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About Disaster Research Response Data Collection Tools
What's in Data Collection Tools?
Target Audience - Who uses Data Collection Tools?
Records - What information is in a record?
Search Guide

Links to Tools
Linking to Disaster Research Response Data Collection Tools
Instructions for Tools available in Epi InfoTM
Finding Additional Disaster Health Information Publications from Other Databases

 

About Disaster Research Response Data Collection Tools

This database contains selected research tools used in all types of disasters. The tools have been compiled as part of the NIH Disaster Research Response Program (DR2) effort to assist researchers to quickly and easily select appropriate tools for collecting data following disasters and public health emergencies. This will reduce the time researchers spend writing their own data collection tools, or finding, selecting, and evaluating pre-existing tools. With responsive research efforts, data can be translated from public health research to practice for improving responder safety, community recovery, and disaster mitigation in disasters.

The Data Collection Tools are a subset of the much larger database Disaster Lit®: the Resource Guide for Disaster Medicine and Public Health. Disaster Lit is a database of links to disaster medicine and public health documents available on the Internet at no cost. Documents include expert guidelines, research reports, conference proceedings, training classes, factsheets, websites, databases, and similar materials selected from over 700 organizations for a professional audience. Materials are selected from non-commercial publishing sources and supplement disaster-related resources from PubMed (biomedical journal literature) and MedlinePlus (health information for the public). More about Disaster Lit…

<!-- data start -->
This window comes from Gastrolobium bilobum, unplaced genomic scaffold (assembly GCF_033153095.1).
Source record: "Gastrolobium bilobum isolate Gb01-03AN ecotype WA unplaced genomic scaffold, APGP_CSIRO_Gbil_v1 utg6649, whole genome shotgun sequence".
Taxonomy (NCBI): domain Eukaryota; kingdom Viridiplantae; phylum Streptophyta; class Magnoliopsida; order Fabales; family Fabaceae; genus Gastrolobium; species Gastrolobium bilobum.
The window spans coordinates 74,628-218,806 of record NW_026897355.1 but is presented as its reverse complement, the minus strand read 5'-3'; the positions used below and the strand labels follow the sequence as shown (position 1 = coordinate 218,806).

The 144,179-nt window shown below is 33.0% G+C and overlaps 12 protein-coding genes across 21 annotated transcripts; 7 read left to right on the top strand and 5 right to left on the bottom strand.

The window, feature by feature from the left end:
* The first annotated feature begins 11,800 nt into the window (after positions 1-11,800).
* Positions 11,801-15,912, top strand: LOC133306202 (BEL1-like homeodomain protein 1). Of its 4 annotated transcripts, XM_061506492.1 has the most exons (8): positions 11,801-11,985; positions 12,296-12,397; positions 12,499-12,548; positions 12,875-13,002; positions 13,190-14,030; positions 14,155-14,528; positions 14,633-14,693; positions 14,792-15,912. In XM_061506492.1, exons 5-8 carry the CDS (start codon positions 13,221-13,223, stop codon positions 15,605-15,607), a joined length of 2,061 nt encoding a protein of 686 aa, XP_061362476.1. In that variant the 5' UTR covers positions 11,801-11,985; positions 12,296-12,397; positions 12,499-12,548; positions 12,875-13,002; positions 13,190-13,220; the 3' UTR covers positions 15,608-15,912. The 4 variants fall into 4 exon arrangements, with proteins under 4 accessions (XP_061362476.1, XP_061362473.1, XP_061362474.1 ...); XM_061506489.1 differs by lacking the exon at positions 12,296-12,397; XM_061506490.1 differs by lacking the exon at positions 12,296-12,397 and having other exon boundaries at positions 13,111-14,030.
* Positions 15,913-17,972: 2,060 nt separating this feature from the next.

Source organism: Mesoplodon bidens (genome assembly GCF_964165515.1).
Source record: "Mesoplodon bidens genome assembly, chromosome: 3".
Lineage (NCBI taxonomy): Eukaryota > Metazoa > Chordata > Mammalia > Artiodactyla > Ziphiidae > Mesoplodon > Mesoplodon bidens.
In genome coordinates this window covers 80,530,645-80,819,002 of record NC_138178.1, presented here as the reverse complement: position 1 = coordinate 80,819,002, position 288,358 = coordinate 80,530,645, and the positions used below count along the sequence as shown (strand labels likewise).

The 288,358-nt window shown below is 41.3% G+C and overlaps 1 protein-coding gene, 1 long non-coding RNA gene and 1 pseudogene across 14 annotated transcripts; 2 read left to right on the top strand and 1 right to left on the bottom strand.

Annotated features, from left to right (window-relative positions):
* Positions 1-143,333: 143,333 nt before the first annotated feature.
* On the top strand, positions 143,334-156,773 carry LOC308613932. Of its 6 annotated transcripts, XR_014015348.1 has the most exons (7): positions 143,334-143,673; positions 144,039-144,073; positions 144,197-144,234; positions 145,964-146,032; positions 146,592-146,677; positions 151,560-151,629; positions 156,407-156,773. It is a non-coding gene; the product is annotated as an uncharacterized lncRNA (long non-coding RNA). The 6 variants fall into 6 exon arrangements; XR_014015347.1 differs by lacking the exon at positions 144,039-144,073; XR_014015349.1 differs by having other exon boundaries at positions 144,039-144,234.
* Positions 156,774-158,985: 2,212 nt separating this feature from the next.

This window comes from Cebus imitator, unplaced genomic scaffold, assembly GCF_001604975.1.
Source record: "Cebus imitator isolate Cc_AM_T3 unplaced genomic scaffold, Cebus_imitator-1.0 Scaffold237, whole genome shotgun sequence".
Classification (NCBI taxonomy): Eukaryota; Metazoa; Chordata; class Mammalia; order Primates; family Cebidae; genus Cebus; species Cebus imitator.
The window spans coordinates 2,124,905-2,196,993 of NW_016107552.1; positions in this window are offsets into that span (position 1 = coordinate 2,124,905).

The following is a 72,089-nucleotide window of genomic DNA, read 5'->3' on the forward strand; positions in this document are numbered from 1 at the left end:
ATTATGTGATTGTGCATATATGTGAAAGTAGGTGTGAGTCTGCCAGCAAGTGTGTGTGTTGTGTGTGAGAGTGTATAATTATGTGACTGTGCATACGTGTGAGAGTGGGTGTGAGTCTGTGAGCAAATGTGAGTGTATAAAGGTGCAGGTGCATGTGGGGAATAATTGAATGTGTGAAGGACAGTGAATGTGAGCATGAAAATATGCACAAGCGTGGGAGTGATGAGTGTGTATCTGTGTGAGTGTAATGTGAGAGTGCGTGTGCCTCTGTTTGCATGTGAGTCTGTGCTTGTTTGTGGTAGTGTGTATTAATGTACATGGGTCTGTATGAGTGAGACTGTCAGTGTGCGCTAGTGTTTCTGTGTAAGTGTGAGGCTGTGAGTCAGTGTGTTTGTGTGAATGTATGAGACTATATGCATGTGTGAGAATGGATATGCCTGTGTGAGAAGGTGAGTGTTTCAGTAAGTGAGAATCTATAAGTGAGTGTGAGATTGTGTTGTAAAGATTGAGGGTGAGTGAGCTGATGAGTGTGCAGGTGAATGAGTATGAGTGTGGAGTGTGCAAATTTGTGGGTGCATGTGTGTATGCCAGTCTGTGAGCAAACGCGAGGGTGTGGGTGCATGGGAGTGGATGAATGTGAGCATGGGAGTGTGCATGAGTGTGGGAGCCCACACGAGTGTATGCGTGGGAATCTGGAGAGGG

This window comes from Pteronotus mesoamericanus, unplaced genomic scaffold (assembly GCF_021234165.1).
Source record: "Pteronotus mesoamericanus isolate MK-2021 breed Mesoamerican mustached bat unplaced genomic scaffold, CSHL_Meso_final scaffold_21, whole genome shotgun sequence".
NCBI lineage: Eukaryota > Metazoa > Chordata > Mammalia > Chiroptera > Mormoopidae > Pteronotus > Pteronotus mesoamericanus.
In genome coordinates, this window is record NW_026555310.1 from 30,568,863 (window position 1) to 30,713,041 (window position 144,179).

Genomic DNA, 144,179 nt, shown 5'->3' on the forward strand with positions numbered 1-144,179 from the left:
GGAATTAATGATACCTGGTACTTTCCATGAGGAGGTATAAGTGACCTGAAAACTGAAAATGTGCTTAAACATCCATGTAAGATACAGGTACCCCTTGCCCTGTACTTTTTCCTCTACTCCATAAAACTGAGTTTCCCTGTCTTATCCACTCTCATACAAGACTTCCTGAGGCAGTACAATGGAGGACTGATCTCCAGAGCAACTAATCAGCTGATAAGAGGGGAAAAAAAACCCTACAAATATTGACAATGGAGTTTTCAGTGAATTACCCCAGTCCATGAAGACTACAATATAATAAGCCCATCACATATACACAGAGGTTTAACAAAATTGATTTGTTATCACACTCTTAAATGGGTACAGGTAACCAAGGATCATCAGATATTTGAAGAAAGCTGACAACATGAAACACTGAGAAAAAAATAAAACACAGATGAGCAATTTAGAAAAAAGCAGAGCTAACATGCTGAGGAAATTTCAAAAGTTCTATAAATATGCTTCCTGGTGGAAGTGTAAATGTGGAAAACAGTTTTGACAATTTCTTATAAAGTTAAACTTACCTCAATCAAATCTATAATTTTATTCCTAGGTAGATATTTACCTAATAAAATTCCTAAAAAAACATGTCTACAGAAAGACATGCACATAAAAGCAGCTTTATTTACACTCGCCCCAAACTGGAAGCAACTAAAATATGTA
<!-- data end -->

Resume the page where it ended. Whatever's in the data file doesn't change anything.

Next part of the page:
What's in Data Collection Tools

  • The Data Collection Tools are surveys, questionnaires, interview scripts, and sets of tools that have actually been used for medical and public health research related to disasters. The database began in 2014 as a cooperative effort between the National Library of Medicine Disaster Information Management Research Center and the National Institute of Environmental Health Sciences. Each database record includes details on the tool and its developers, as well as journal article citations noting its use in disaster research. Some of the tools and journal article citations may be available by paid subscription only (all other materials in Disaster Lit are no-cost).
  • The Data Collection Tools database links to each document at its original source and, for some tools, also archives or keeps a copy of the full text of a resource.
  • The Data Collection Tools database includes materials written in English that are available on the Internet at no cost or by subscription/purchase. If available, additional languages are listed for each resource.

 

Target Audience - Who uses Disaster Research Response Data Collection Tools?

The Tools are selected for a professional audience of medical and public health researchers.

 

Records - What information is in a record?

A record is created in Data Collection Tools for each item added to the database. Records include the following descriptive information:

Field Comments
Title Includes subtitle.
Source The original publisher of the item. If the publisher is undetermined, the source is listed as "National Institutes of Health, Disaster Research Response Program (DR2)".
Format One ‘format’ is assigned to each record from this list:
  • Image
  • PDF (including the size of the file)
  • Presentation Slides
  • Text
  • Video or Multimedia
Date Published Date when the item was originally published, based on best available information. May indicate year, year/month or year/month/day. Many records do not have a 'Date Published'.